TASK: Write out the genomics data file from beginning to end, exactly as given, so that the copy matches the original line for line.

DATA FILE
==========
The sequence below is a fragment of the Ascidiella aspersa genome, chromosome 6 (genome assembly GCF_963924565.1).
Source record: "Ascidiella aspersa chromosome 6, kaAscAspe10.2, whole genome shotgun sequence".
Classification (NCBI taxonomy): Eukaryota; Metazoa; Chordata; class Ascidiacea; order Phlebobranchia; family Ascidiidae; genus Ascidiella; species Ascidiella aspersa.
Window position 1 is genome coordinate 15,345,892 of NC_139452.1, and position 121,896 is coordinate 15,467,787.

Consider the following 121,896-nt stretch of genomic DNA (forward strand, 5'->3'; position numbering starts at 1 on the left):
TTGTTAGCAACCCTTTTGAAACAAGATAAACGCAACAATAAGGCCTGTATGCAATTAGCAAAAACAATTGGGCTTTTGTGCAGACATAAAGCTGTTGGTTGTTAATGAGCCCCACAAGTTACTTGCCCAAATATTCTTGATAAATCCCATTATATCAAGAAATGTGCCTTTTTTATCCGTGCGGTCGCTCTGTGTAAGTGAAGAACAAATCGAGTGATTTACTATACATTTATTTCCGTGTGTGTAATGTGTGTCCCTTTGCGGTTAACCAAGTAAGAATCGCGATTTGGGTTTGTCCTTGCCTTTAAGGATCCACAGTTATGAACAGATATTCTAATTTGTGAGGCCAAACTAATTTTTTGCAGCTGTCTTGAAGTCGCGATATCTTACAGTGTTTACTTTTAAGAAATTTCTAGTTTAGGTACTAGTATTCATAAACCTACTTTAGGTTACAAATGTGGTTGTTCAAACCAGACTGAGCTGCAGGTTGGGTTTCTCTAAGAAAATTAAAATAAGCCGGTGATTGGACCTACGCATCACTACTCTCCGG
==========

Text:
The sequence below is a fragment of the Ascidiella aspersa genome, chromosome 6 (genome assembly GCF_963924565.1).
Source record: "Ascidiella aspersa chromosome 6, kaAscAspe10.2, whole genome shotgun sequence".
Classification (NCBI taxonomy): Eukaryota; Metazoa; Chordata; class Ascidiacea; order Phlebobranchia; family Ascidiidae; genus Ascidiella; species Ascidiella aspersa.
Window position 1 is genome coordinate 15,345,892 of NC_139452.1, and position 121,896 is coordinate 15,467,787.

Consider the following 121,896-nt stretch of genomic DNA (forward strand, 5'->3'; position numbering starts at 1 on the left):
TTGTTAGCAACCCTTTTGAAACAAGATAAACGCAACAATAAGGCCTGTATGCAATTAGCAAAAACAATTGGGCTTTTGTGCAGACATAAAGCTGTTGGTTGTTAATGAGCCCCACAAGTTACTTGCCCAAATATTCTTGATAAATCCCATTATATCAAGAAATGTGCCTTTTTTATCCGTGCGGTCGCTCTGTGTAAGTGAAGAACAAATCGAGTGATTTACTATACATTTATTTCCGTGTGTGTAATGTGTGTCCCTTTGCGGTTAACCAAGTAAGAATCGCGATTTGGGTTTGTCCTTGCCTTTAAGGATCCACAGTTATGAACAGATATTCTAATTTGTGAGGCCAAACTAATTTTTTGCAGCTGTCTTGAAGTCGCGATATCTTACAGTGTTTACTTTTAAGAAATTTCTAGTTTAGGTACTAGTATTCATAAACCTACTTTAGGTTACAAATGTGGTTGTTCAAACCAGACTGAGCTGCAGGTTGGGTTTCTCTAAGAAAATTAAAATAAGCCGGTGATTGGACCTACGCATCACTACTCTCCGG